The State of Things:
A report from the New England Center for Investigative Reporting highlights how flat lottery sales coupled with legislative raiding of the account to shore up the commonwealth’s budget has left communities with less and less local aide. Communities have lost billions in local aide over the last several years resulting in yawning budget gaps, cuts in services or hefty rises in taxes and fees.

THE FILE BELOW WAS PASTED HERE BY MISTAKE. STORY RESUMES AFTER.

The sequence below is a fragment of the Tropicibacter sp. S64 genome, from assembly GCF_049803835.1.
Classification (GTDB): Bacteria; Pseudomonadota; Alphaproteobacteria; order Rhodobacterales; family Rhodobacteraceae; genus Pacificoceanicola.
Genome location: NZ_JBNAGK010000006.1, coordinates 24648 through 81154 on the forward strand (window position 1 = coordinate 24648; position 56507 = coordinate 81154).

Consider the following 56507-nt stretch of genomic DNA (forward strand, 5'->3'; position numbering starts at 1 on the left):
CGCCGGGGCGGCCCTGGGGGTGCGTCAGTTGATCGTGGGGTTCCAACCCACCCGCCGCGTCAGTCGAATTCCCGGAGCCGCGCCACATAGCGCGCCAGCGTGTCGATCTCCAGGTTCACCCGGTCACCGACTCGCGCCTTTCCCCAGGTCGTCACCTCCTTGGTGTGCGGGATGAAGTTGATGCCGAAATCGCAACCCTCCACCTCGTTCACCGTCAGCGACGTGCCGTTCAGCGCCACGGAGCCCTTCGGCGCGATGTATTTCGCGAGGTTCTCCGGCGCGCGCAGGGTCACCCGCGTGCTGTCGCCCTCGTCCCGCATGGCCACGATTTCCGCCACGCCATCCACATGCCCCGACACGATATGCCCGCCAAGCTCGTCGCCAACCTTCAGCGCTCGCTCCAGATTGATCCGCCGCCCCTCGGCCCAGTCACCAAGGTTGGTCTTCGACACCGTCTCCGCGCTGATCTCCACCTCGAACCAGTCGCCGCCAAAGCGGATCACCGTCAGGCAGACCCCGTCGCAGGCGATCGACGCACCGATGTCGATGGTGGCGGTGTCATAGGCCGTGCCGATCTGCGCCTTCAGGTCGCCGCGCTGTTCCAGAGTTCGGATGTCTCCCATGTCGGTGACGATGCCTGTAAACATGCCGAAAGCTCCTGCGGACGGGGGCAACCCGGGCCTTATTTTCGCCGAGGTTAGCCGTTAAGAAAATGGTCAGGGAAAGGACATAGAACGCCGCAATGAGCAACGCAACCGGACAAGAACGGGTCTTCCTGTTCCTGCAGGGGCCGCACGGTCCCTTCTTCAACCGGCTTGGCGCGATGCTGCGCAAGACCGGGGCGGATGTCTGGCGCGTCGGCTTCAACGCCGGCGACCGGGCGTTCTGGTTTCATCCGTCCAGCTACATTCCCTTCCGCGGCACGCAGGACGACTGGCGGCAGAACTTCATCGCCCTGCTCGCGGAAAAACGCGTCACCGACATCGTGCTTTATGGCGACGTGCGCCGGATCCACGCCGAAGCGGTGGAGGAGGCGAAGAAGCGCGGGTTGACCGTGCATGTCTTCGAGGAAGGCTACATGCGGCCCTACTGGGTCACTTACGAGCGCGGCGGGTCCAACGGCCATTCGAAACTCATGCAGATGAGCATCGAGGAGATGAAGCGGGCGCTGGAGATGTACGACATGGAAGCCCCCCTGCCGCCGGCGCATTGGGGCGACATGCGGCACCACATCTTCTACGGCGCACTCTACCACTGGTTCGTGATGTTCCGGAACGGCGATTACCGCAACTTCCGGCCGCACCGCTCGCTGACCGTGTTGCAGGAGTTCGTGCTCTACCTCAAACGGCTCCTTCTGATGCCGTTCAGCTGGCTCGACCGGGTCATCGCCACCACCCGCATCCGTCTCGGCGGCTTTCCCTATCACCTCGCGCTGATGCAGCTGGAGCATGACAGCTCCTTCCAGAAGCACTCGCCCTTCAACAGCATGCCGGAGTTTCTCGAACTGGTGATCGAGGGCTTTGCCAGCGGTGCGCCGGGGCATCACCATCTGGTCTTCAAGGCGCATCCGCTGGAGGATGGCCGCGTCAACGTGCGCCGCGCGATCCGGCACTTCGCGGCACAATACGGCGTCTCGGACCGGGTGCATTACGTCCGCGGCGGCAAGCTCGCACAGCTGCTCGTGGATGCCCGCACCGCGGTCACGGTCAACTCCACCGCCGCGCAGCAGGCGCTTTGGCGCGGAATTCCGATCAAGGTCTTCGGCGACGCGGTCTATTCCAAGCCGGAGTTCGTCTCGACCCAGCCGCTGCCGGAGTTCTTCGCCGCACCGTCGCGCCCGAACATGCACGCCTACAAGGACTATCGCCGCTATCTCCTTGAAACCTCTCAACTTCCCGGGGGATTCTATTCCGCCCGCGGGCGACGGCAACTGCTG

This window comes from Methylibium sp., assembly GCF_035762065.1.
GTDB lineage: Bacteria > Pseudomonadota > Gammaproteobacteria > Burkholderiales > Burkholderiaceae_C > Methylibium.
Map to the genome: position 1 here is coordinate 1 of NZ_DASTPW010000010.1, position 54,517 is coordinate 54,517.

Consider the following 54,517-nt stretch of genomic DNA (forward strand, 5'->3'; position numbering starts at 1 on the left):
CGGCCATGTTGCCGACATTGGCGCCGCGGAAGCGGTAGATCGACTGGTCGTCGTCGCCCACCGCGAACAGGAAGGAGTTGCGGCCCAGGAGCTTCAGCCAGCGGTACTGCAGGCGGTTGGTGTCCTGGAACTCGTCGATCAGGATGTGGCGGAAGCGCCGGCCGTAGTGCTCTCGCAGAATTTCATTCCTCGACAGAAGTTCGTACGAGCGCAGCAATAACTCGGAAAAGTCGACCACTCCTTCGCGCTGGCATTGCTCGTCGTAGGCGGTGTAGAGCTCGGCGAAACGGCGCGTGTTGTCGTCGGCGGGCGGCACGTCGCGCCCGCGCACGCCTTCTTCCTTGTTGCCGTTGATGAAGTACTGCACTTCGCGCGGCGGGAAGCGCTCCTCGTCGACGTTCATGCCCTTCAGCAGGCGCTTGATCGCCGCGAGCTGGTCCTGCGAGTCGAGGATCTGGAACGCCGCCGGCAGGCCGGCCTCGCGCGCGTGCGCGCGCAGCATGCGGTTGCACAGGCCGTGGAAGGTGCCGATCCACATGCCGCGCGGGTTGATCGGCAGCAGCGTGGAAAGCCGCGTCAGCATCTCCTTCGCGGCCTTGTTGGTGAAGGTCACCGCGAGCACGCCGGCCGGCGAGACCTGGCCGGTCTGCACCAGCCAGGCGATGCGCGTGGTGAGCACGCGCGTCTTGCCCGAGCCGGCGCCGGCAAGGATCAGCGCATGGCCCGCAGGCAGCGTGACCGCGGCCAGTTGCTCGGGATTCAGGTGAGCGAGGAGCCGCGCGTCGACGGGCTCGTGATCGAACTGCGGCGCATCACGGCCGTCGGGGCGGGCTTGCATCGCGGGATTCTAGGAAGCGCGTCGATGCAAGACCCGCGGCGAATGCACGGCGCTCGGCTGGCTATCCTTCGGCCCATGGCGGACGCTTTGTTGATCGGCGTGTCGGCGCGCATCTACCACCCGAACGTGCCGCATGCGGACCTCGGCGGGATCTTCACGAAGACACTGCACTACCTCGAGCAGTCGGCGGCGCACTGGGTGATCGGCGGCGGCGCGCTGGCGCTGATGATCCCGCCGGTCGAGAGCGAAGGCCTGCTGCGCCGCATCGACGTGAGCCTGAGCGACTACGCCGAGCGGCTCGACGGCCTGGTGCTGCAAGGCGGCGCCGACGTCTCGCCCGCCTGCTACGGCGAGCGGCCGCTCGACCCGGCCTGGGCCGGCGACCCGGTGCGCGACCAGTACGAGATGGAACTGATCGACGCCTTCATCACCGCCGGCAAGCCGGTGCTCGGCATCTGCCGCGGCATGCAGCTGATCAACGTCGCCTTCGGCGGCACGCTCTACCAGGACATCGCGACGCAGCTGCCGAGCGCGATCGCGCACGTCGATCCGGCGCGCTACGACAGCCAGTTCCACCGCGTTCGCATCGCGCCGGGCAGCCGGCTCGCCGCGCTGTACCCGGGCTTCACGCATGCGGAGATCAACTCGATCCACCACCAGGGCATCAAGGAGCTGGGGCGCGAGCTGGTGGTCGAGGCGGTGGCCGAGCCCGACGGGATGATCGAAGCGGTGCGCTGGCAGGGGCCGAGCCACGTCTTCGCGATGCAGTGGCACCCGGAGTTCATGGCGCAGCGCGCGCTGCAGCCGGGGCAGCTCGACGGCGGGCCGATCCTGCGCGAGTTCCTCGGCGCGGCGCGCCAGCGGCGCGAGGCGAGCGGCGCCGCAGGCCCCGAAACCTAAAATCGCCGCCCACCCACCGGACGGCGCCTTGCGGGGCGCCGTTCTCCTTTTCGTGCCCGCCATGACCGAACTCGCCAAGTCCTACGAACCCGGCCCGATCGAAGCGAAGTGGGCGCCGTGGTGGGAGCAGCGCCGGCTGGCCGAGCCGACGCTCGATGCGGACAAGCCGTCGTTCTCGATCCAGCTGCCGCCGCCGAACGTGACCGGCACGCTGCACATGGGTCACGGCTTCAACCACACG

Another third party expenditure obligates Scott Brown to write a check to a Warren approved charity. Time to start raising eyebrows, as least preliminarily. There are two possibilities starting to develop. After the first non-entity of a SuperPAC was caught breaking the campaign pledge, Brown jumped to pay the fine. Some suspected that it may have been a plant. Now the American Petroleum Institute’s latest ad is triggering the second one. It seems possible that is evidence of further efforts by Brown’s allies to polish his halo by giving him a chance to look so honorable. By contrast, it is possible that Warren’s campaign may have taken the right risk in agreeing to the pledge since it could bleed Brown’s campaign little by little. However, these ads have been relatively small and not dented much of Brown’s $13 million war chest. This one was also a twofer for Warren’s campaign as it highlights Brown’s past support for oil and gas subsidies that cost taxpayers $4 billion a year.